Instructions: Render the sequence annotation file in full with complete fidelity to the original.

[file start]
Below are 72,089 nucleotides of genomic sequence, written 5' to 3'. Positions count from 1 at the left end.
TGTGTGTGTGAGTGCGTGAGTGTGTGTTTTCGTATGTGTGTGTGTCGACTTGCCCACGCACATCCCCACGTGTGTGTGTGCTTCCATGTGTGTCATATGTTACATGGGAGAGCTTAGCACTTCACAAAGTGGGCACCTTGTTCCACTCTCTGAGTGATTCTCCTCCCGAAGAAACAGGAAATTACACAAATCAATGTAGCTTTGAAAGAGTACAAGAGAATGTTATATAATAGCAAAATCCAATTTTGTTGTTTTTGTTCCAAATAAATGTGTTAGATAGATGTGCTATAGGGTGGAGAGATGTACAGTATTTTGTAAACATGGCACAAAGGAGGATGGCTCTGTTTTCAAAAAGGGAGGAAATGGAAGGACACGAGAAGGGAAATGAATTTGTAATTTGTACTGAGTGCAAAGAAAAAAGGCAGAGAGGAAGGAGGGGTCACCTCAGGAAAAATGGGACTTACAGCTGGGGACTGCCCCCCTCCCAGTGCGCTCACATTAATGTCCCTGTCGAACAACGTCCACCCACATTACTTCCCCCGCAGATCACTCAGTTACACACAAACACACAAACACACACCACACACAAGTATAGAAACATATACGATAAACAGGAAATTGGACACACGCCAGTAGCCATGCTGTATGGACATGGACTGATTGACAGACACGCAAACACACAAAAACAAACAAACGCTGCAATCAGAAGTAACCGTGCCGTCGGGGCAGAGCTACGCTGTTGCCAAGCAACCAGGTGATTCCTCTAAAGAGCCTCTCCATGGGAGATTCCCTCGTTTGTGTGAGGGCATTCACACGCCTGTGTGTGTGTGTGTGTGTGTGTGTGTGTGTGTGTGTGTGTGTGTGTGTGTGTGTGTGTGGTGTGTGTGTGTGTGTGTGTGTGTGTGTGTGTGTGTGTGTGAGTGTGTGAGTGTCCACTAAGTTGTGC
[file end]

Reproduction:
Below are 72,089 nucleotides of genomic sequence, written 5' to 3'. Positions count from 1 at the left end.
TGTGTGTGTGAGTGCGTGAGTGTGTGTTTTCGTATGTGTGTGTGTCGACTTGCCCACGCACATCCCCACGTGTGTGTGTGCTTCCATGTGTGTCATATGTTACATGGGAGAGCTTAGCACTTCACAAAGTGGGCACCTTGTTCCACTCTCTGAGTGATTCTCCTCCCGAAGAAACAGGAAATTACACAAATCAATGTAGCTTTGAAAGAGTACAAGAGAATGTTATATAATAGCAAAATCCAATTTTGTTGTTTTTGTTCCAAATAAATGTGTTAGATAGATGTGCTATAGGGTGGAGAGATGTACAGTATTTTGTAAACATGGCACAAAGGAGGATGGCTCTGTTTTCAAAAAGGGAGGAAATGGAAGGACACGAGAAGGGAAATGAATTTGTAATTTGTACTGAGTGCAAAGAAAAAAGGCAGAGAGGAAGGAGGGGTCACCTCAGGAAAAATGGGACTTACAGCTGGGGACTGCCCCCCTCCCAGTGCGCTCACATTAATGTCCCTGTCGAACAACGTCCACCCACATTACTTCCCCCGCAGATCACTCAGTTACACACAAACACACAAACACACACCACACACAAGTATAGAAACATATACGATAAACAGGAAATTGGACACACGCCAGTAGCCATGCTGTATGGACATGGACTGATTGACAGACACGCAAACACACAAAAACAAACAAACGCTGCAATCAGAAGTAACCGTGCCGTCGGGGCAGAGCTACGCTGTTGCCAAGCAACCAGGTGATTCCTCTAAAGAGCCTCTCCATGGGAGATTCCCTCGTTTGTGTGAGGGCATTCACACGCCTGTGTGTGTGTGTGTGTGTGTGTGTGTGTGTGTGTGTGTGTGTGTGTGTGTGTGTGTGTGGTGTGTGTGTGTGTGTGTGTGTGTGTGTGTGTGTGTGTGTGAGTGTGTGAGTGTCCACTAAGTTGTGC